9. John of Japan

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    Southern Baptist Jewish evangelist Hyman Appelman also wrote on the occasion of JRR’s funeral: “Dr. John came into my life—our paths crossed—in 1930, when I entered a seminary in Fort Worth, Texas, and Dr. Rice and, of course, his family were living right there on Seminary Hill. Since then, thank God with all my soul, our paths crossed again and again. Not often enough to please me, but then he’s been busy and I’ve been busy. His Holy-Spirit-inspired counsels to me—and I’d ask them from him by phone, by letter, in person—have helped me enormously all along the way. First, in my work as a pastor—we were pastors together in Dallas for a little—then in the years of my evangelism. He was my ideal in many ways. His very presence stirred my soul. His works-filled life was and shall continue to be a source of challenging motivation to my life” (ibid, 511).
     
  10. BaptistJG

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    Not a big fan of the sbc as something to be over churches (love each church though dont get me wrong!), but I did want to chime in that I have a ton of respect for John R Rice, I love the books and articles that i have read and sermons i have watched of his. In his sermon about prayer he says "you little pharisee" like 20 times. I have started saying it, gets some good laughs between the pastor and I.

    Just a little John Rice love to add is all..

    im gone!
     
  11. Revmitchell

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    If you think the SBC is over churches you know nothing about it.
     
  12. BaptistJG

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    Im sorry if Im wrong and speaking out of turn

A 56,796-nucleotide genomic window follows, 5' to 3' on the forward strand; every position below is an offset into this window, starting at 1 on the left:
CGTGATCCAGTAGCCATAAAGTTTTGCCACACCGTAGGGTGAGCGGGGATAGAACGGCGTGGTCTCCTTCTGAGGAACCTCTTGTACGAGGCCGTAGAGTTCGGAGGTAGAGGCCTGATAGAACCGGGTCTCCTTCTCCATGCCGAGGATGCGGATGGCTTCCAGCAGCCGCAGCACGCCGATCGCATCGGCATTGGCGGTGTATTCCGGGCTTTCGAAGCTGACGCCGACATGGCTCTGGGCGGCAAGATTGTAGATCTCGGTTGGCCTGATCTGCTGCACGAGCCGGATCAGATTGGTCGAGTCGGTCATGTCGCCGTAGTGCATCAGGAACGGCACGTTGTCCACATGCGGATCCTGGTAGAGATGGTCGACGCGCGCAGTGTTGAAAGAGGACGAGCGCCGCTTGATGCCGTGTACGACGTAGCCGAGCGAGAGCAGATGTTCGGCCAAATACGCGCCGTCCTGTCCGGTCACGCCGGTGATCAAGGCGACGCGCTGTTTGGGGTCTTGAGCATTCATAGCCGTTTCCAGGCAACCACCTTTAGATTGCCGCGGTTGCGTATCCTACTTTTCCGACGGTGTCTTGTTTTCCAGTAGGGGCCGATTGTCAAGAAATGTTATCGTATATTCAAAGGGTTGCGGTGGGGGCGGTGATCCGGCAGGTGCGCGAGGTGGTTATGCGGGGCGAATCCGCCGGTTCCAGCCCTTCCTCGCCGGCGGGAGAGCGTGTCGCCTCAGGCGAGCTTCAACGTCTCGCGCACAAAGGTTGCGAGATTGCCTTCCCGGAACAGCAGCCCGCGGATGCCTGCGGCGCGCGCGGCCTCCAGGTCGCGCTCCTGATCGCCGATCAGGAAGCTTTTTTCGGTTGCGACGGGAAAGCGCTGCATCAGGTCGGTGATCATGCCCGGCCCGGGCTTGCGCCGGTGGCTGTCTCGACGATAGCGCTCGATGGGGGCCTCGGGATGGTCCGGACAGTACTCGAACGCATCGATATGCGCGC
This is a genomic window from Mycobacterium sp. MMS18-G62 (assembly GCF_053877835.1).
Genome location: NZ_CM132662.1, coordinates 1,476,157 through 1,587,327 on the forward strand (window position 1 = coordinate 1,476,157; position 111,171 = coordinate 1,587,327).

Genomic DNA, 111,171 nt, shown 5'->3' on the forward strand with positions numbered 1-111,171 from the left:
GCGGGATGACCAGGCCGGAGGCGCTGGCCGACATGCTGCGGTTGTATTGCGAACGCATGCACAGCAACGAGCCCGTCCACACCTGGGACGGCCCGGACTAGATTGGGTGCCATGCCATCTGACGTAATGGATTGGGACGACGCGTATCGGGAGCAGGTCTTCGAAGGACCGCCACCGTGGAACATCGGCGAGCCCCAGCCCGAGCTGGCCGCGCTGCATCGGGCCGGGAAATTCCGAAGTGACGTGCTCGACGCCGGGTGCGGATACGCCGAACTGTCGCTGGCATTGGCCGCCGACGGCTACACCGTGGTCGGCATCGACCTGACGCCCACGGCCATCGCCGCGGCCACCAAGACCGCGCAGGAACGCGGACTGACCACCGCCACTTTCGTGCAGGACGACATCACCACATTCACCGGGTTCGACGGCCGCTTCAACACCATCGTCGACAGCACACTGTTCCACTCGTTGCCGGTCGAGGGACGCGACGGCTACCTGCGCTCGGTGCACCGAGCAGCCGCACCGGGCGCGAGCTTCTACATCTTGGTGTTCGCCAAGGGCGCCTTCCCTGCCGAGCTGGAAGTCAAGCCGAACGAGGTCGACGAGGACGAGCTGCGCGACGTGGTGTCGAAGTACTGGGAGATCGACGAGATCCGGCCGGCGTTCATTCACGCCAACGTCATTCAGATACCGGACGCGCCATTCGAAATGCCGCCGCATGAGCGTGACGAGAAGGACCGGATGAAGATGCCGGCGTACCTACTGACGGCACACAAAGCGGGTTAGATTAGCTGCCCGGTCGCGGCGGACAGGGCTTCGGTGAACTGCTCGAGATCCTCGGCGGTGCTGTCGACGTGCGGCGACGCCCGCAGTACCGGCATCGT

More than happy to learn how the SBC works and clear up any ignorance I have. feel free to pm me anytime.

    ciao.
     
    #12 BaptistJG, Jun 22, 2013
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  13. John of Japan

    John of Japan
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    Thanks for the John Rice love!

    I'll not be discussing what kind of Baptist is best in this thread, etc., but am just trying to set out the straight facts on JRR and the SBC.
     
  14. John of Japan

    John of Japan
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    There were at least two other SBC leaders influenced by JRR. My only caveat here is that neither of them were directly involved in the SBC's conservative resurgence.

    First of all, early in Billy Graham's ministry, John R. Rice was a mentor to him. They became good friends, and JRR helped along Graham's ministry by following it and sharing the blessings in the Sword of the Lord. For example, my brother writes in his book, "The two men meet within the first year the two of them lived in Wheaton. They quickly formed a friendship. John R. rice quickly became a mentor for the younger man. Graham was inspired by Rice's citywide revival campaigns and became an avid reader of The Sword of the Lord" (The Sword of the Lord, Andrew Himes, p. 204). Andrew later writes on p. 222 about a visit by our grandparents to the Graham home in Montreat, NC, and how he was jealous that someone had given the Graham kids an ice cream soda fountain! I was too young to remember this, about 3 at the time.

    Graham says about his landmark campaign in Scotland in 1954: "Or like the cabby who was led to Christ by my old friend Dr. John R. Rice, editor of The Sword of the Lord newspaper. Rice had enthusiastically participated in the Crusade for a week after an American businessman gave him an airplane ticket to fly over. When he got back, he described his Scotland visit in The Sword as 'seven miracle days'" (Just As I Am, by Graham, p. 253).